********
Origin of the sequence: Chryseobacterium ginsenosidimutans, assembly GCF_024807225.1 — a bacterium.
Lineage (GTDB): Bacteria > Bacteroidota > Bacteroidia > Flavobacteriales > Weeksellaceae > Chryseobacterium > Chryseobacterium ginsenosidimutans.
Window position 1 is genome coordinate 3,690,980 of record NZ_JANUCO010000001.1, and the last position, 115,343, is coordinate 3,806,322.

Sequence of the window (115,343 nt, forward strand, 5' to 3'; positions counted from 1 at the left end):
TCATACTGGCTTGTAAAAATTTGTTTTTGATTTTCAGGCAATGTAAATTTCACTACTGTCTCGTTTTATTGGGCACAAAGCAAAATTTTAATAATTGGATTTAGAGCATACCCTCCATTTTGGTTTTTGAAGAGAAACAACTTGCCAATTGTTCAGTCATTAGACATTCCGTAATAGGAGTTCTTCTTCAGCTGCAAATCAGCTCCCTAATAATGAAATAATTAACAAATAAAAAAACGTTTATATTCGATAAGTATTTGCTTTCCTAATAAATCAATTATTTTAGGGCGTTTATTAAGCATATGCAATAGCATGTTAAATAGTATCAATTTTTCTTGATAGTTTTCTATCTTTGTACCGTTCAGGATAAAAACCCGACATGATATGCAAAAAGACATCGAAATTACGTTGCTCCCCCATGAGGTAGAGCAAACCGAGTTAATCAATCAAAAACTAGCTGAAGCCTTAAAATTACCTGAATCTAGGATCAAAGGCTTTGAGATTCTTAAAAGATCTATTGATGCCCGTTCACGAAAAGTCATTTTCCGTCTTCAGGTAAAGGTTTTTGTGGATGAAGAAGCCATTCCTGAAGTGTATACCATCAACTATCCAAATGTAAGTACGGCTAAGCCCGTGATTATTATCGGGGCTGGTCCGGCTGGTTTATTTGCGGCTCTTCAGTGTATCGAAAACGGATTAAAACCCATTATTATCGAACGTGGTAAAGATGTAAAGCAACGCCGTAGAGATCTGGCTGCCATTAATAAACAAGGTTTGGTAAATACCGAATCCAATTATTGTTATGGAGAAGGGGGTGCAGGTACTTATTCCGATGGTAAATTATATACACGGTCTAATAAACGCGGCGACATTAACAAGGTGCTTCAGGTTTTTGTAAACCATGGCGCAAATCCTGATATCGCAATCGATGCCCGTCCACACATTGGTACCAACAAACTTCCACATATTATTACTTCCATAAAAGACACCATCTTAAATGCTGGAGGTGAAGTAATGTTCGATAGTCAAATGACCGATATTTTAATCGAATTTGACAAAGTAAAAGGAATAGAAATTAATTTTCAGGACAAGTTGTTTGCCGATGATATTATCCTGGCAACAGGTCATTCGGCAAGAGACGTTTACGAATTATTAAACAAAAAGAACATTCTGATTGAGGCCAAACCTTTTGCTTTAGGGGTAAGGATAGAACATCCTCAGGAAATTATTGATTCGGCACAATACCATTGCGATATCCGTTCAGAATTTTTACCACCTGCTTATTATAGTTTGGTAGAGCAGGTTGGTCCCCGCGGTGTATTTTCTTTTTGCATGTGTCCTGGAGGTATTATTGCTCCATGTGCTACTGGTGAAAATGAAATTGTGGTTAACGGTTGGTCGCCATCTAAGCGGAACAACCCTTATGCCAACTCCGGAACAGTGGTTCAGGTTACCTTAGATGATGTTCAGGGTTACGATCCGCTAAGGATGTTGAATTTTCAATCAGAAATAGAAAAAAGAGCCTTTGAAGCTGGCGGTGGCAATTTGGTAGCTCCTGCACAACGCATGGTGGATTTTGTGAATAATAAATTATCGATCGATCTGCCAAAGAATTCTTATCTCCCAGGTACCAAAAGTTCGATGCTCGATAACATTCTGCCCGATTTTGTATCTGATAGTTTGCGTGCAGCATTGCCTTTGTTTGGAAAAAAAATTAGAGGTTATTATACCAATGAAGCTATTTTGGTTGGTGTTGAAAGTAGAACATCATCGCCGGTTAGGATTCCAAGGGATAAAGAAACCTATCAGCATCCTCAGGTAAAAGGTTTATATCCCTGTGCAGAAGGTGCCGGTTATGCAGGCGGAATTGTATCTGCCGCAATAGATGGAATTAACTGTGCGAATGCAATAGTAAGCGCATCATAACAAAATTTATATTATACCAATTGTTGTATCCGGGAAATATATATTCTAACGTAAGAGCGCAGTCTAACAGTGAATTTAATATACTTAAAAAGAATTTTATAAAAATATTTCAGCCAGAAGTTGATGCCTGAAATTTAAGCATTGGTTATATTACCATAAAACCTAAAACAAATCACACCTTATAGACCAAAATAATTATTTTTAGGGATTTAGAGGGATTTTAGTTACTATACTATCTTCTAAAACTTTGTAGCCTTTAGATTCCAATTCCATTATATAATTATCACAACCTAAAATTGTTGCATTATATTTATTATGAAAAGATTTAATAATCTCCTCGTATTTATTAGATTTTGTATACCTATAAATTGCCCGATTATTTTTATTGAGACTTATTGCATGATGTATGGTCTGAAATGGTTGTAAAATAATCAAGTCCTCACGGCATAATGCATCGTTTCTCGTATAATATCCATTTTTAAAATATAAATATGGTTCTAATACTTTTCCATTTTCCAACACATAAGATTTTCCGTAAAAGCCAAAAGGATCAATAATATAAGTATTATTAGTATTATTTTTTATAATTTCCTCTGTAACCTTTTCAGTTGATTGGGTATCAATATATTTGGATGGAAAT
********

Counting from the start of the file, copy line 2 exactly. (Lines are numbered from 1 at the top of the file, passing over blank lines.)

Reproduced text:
Lineage (GTDB): Bacteria > Bacteroidota > Bacteroidia > Flavobacteriales > Weeksellaceae > Chryseobacterium > Chryseobacterium ginsenosidimutans.